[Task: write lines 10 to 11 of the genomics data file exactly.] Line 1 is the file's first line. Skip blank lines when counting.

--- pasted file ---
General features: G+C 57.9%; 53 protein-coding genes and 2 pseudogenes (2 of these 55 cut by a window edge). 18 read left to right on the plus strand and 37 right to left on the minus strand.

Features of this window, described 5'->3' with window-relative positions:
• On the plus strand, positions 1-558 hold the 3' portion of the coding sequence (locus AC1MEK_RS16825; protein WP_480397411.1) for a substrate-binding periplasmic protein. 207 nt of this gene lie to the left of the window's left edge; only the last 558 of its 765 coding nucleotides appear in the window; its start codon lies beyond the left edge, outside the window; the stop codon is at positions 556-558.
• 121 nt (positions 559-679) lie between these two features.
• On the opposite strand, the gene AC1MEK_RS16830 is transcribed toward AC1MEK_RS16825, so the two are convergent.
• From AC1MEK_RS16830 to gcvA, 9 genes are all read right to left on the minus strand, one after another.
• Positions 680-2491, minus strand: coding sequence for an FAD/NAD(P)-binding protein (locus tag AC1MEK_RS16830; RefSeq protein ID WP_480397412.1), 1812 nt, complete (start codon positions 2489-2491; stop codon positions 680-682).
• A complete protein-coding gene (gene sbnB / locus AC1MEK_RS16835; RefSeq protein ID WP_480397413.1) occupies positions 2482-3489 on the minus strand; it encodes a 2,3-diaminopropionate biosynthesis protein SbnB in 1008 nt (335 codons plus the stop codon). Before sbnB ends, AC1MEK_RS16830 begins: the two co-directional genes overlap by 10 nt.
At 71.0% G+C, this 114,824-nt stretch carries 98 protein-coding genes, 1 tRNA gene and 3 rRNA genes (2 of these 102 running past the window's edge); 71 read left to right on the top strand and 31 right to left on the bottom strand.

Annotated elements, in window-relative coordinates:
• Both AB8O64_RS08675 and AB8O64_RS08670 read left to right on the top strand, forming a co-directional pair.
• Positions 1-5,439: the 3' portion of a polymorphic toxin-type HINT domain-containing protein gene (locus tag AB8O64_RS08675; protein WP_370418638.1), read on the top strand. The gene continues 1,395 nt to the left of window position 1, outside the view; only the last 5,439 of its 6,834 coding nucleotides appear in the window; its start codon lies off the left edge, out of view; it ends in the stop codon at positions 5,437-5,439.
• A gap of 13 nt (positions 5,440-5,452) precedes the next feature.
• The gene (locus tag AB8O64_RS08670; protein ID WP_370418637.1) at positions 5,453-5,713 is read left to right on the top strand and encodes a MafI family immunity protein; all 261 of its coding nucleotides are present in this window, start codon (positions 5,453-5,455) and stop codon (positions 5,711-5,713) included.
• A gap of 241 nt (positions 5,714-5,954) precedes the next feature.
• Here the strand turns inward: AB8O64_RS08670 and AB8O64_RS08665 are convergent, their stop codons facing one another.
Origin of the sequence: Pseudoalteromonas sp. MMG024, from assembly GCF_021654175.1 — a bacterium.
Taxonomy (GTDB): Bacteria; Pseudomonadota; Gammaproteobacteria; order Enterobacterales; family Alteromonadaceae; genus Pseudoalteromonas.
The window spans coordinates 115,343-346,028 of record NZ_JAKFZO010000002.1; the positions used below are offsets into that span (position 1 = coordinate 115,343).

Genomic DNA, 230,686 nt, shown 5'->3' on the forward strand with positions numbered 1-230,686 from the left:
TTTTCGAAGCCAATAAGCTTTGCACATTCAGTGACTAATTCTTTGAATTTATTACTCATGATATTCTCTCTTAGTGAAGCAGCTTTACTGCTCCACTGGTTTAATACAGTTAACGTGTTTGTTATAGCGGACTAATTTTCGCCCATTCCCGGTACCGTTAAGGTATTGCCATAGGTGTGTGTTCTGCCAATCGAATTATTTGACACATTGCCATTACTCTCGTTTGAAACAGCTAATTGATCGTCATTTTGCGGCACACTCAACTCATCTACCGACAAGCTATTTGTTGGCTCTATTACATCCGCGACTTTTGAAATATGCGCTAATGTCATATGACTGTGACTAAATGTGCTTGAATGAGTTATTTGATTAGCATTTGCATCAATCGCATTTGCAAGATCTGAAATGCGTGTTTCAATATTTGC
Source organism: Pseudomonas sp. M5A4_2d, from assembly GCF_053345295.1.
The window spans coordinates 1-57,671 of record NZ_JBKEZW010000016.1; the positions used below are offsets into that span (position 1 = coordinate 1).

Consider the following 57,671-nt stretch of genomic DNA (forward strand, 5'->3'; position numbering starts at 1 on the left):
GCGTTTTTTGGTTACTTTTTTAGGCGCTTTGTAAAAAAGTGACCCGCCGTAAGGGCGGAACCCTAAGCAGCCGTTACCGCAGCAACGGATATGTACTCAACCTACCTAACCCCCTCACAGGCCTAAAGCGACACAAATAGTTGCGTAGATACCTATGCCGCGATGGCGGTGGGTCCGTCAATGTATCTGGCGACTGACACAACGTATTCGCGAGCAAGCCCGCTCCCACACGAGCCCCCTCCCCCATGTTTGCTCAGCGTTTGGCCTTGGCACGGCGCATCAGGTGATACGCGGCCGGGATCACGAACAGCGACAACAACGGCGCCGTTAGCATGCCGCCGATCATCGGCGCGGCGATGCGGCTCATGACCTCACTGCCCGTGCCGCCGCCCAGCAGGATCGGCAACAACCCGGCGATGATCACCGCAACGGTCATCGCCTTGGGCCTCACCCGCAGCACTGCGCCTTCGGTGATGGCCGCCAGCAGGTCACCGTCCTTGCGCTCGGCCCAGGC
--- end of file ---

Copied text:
Annotated elements, in window-relative coordinates:
• Both AB8O64_RS08675 and AB8O64_RS08670 read left to right on the top strand, forming a co-directional pair.